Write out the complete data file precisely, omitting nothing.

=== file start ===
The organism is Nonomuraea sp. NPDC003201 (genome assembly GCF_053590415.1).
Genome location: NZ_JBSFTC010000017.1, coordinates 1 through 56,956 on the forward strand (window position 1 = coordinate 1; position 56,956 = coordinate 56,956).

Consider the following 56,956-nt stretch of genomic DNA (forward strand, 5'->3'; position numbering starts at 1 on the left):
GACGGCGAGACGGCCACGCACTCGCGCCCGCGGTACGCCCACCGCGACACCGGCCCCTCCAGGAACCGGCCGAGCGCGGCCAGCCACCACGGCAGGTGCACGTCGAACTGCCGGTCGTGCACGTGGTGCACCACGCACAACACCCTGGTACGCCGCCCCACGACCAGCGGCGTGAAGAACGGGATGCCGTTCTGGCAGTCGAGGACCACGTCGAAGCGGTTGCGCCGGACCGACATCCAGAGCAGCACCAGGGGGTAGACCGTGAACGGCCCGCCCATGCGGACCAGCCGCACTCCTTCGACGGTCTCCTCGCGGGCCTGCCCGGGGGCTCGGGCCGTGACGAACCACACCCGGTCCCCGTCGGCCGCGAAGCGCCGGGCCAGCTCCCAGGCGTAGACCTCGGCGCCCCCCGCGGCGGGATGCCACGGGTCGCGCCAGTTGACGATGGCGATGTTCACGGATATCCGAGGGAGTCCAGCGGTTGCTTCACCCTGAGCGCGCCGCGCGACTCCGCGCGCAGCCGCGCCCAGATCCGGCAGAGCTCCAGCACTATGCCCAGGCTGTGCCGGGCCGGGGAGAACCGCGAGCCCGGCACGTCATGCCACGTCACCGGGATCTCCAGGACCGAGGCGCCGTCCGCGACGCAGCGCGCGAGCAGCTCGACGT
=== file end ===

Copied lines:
The organism is Nonomuraea sp. NPDC003201 (genome assembly GCF_053590415.1).
Genome location: NZ_JBSFTC010000017.1, coordinates 1 through 56,956 on the forward strand (window position 1 = coordinate 1; position 56,956 = coordinate 56,956).

Consider the following 56,956-nt stretch of genomic DNA (forward strand, 5'->3'; position numbering starts at 1 on the left):
GACGGCGAGACGGCCACGCACTCGCGCCCGCGGTACGCCCACCGCGACACCGGCCCCTCCAGGAACCGGCCGAGCGCGGCCAGCCACCACGGCAGGTGCACGTCGAACTGCCGGTCGTGCACGTGGTGCACCACGCACAACACCCTGGTACGCCGCCCCACGACCAGCGGCGTGAAGAACGGGATGCCGTTCTGGCAGTCGAGGACCACGTCGAAGCGGTTGCGCCGGACCGACATCCAGAGCAGCACCAGGGGGTAGACCGTGAACGGCCCGCCCATGCGGACCAGCCGCACTCCTTCGACGGTCTCCTCGCGGGCCTGCCCGGGGGCTCGGGCCGTGACGAACCACACCCGGTCCCCGTCGGCCGCGAAGCGCCGGGCCAGCTCCCAGGCGTAGACCTCGGCGCCCCCCGCGGCGGGATGCCACGGGTCGCGCCAGTTGACGATGGCGATGTTCACGGATATCCGAGGGAGTCCAGCGGTTGCTTCACCCTGAGCGCGCCGCGCGACTCCGCGCGCAGCCGCGCCCAGATCCGGCAGAGCTCCAGCACTATGCCCAGGCTGTGCCGGGCCGGGGAGAACCGCGAGCCCGGCACGTCATGCCACGTCACCGGGATCTCCAGGACCGAGGCGCCGTCCGCGACGCAGCGCGCGAGCAGCTCGACGT